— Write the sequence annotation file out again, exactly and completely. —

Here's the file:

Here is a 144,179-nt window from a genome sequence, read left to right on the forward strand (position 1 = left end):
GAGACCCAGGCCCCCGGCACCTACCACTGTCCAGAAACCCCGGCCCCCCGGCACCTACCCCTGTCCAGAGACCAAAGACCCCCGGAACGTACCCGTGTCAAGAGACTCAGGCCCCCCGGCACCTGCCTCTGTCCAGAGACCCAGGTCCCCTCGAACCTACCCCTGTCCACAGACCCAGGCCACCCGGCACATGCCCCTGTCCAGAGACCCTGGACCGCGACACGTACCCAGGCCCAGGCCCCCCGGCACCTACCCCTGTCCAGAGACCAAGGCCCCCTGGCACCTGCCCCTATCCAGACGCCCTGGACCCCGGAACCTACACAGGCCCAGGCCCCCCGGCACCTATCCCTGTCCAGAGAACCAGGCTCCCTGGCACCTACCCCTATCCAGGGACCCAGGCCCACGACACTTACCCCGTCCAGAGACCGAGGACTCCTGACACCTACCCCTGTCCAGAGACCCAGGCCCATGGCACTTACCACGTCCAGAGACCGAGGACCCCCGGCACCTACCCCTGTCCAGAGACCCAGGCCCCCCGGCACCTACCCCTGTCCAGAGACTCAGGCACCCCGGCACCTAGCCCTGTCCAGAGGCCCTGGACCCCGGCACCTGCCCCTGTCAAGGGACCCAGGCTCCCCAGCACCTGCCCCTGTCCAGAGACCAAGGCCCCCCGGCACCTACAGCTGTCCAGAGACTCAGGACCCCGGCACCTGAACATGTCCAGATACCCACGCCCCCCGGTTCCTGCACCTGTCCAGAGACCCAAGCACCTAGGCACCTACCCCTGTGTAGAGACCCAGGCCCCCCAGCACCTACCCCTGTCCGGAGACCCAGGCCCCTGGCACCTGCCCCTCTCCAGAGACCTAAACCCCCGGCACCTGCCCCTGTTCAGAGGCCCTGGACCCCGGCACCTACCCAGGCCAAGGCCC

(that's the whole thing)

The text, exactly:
Here is a 144,179-nt window from a genome sequence, read left to right on the forward strand (position 1 = left end):
GAGACCCAGGCCCCCGGCACCTACCACTGTCCAGAAACCCCGGCCCCCCGGCACCTACCCCTGTCCAGAGACCAAAGACCCCCGGAACGTACCCGTGTCAAGAGACTCAGGCCCCCCGGCACCTGCCTCTGTCCAGAGACCCAGGTCCCCTCGAACCTACCCCTGTCCACAGACCCAGGCCACCCGGCACATGCCCCTGTCCAGAGACCCTGGACCGCGACACGTACCCAGGCCCAGGCCCCCCGGCACCTACCCCTGTCCAGAGACCAAGGCCCCCTGGCACCTGCCCCTATCCAGACGCCCTGGACCCCGGAACCTACACAGGCCCAGGCCCCCCGGCACCTATCCCTGTCCAGAGAACCAGGCTCCCTGGCACCTACCCCTATCCAGGGACCCAGGCCCACGACACTTACCCCGTCCAGAGACCGAGGACTCCTGACACCTACCCCTGTCCAGAGACCCAGGCCCATGGCACTTACCACGTCCAGAGACCGAGGACCCCCGGCACCTACCCCTGTCCAGAGACCCAGGCCCCCCGGCACCTACCCCTGTCCAGAGACTCAGGCACCCCGGCACCTAGCCCTGTCCAGAGGCCCTGGACCCCGGCACCTGCCCCTGTCAAGGGACCCAGGCTCCCCAGCACCTGCCCCTGTCCAGAGACCAAGGCCCCCCGGCACCTACAGCTGTCCAGAGACTCAGGACCCCGGCACCTGAACATGTCCAGATACCCACGCCCCCCGGTTCCTGCACCTGTCCAGAGACCCAAGCACCTAGGCACCTACCCCTGTGTAGAGACCCAGGCCCCCCAGCACCTACCCCTGTCCGGAGACCCAGGCCCCTGGCACCTGCCCCTCTCCAGAGACCTAAACCCCCGGCACCTGCCCCTGTTCAGAGGCCCTGGACCCCGGCACCTACCCAGGCCAAGGCCC